It depends. The general rule of thumb is this: If you have access to the document in the ordinary course of your duties and you give it only to your lawyer, then the document probably can be used in a lawsuit.
In Quinlan v. Curtiss-Wright, the New Jersey Supreme Court ruled that several factors must be balanced against each other that weigh the rights of the employee to be free from discrimination and retaliation against the employer’s legitimate need to conduct its business. The courts must consider all of the following factors.
First, how did the employee get the document? If the employee had access to the document in the ordinary course of her duties, then she may use it in litigation. “Snooping” or rummaging through files will weigh against admissibility of the document.
Second, what did the employee do with the document? If the employee looked at it, copied it and shared it with an attorney for the purpose of evaluating whether she had a viable claim or to assist in litigating a claim, the factor will favor the employee. On the other hand, if the employee copied the document and gave it to other employees not privileged to see it in the ordinary course of their duties or to others outside of the company, this factor will balance in the employer’s favor.
Third, what is the nature and content of the document? This is needed to weigh the strength of the employer’s interest in keeping the document confidential. Documents containing privileged information or trade secrets or confidential materials such as Social Security numbers of medical information about other people favors excluding the document.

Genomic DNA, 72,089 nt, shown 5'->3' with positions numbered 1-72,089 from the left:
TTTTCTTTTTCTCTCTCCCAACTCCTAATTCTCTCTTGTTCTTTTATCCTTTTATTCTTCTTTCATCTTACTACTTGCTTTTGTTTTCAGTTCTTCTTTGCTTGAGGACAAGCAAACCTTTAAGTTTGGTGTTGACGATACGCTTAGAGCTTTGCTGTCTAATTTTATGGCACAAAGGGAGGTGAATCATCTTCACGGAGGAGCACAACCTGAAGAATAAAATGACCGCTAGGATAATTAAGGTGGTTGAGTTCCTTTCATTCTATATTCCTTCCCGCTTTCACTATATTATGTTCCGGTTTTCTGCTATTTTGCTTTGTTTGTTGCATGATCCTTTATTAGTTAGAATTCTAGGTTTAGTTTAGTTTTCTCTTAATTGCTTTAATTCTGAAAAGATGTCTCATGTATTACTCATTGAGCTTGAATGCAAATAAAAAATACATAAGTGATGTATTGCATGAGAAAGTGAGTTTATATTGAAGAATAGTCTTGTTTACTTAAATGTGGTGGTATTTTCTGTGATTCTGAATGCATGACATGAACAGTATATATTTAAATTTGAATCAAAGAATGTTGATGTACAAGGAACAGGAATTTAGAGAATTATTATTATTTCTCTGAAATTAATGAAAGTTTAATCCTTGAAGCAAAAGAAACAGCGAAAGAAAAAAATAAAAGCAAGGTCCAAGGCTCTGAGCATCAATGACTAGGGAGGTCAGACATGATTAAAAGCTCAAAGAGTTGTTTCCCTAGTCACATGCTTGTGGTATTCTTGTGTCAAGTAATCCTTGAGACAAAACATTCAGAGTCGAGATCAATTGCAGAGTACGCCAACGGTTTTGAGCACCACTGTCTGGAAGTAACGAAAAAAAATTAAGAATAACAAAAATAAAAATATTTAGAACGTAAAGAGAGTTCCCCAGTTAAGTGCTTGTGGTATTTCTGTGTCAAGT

Fourth, is there a clearly identified and enforced company policy on privacy or confidentiality that the employee’s disclosure has violated?
Fifth, what are the circumstances relating to the disclosure of the document? This is required to balance its relevance against considerations about whether its disclosure was unduly disruptive to the employer’s business.
Sixth, how strong is the employee’s expressed reason for copying the document rather than, for example, simply describing it or identifying its existence to her lawyer so that it might be requested in the lawsuit? If it is a “smoking gun,” such that the employee’s need to preserve it would be entitled to greater weight in light of risking its loss.
Last, but of the utmost importance, the court should evaluate how its decision in the particular case bears upon two fundamental but conflicting considerations. First, the court must recognize the broad public policy of eliminating discrimination. Second, the court must consider the effect that either protecting the document by precluding its use or permitting it to be used will have upon the balance of legitimate rights of both employers and employees.
December 7, 2010 – Paul Castronovo – Castronovo & McKinney